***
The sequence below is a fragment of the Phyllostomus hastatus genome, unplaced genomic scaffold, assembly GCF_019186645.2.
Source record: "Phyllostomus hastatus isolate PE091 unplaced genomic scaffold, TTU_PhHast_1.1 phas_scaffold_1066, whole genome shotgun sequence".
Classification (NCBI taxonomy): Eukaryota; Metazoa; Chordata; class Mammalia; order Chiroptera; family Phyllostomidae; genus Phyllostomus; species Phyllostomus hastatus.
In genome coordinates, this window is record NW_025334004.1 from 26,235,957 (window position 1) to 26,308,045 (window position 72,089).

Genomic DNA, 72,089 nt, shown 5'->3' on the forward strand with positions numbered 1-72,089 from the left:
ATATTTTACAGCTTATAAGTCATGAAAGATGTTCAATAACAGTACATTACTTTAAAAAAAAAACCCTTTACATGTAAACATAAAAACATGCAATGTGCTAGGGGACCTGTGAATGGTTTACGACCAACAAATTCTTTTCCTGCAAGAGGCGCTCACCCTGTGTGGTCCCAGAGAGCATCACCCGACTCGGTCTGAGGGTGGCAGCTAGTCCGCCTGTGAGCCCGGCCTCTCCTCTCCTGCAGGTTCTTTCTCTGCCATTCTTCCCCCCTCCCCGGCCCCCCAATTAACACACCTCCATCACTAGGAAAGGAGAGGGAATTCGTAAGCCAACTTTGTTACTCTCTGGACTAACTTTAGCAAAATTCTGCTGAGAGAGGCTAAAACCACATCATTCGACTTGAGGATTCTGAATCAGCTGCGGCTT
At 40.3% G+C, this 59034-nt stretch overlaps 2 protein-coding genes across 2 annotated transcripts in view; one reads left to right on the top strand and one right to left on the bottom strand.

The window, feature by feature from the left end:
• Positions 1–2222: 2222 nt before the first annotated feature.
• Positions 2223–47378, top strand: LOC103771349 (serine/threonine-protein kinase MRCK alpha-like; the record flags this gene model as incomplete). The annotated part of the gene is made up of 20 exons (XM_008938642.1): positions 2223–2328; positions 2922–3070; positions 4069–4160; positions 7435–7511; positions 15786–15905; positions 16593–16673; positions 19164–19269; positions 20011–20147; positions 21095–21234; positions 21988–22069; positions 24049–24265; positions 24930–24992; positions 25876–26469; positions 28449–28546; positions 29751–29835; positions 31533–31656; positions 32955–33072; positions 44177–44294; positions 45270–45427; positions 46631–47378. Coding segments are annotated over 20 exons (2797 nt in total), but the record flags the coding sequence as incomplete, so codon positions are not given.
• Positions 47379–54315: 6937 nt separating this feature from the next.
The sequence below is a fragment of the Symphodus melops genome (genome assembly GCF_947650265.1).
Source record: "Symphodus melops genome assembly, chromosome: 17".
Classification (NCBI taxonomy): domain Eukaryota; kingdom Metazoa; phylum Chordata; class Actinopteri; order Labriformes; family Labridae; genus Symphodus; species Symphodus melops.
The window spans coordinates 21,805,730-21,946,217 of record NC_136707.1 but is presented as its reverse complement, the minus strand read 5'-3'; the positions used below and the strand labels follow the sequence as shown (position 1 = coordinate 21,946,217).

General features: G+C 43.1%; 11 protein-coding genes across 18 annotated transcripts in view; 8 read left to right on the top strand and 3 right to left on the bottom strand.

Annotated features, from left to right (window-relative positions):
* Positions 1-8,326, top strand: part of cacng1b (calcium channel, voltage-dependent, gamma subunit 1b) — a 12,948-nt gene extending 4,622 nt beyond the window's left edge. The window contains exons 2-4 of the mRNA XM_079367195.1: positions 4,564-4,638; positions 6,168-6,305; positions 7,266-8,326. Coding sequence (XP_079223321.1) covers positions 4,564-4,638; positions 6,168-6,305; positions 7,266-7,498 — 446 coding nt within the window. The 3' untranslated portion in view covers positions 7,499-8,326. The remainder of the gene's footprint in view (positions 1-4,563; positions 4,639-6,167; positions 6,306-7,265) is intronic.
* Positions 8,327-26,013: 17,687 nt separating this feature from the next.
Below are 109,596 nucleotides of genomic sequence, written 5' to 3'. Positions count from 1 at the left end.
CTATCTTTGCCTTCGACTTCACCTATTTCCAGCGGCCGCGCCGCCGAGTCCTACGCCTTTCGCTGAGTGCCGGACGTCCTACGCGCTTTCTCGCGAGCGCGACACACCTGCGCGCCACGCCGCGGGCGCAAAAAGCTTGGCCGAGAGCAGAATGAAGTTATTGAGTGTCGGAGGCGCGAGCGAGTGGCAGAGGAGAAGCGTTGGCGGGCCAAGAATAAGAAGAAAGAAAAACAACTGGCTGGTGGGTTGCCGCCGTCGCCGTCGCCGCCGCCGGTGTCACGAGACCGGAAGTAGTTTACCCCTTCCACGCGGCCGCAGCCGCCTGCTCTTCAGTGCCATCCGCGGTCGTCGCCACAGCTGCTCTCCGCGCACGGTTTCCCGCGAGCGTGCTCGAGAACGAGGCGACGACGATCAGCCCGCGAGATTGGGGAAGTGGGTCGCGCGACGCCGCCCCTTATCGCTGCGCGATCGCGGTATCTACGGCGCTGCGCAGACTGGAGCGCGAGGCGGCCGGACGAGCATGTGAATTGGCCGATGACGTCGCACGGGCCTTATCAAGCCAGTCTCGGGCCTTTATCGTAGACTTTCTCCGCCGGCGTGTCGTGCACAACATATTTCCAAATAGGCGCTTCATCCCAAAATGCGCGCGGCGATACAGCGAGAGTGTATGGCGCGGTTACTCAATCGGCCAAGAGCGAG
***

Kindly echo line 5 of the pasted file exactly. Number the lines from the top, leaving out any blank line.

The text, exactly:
Genomic DNA, 72,089 nt, shown 5'->3' on the forward strand with positions numbered 1-72,089 from the left: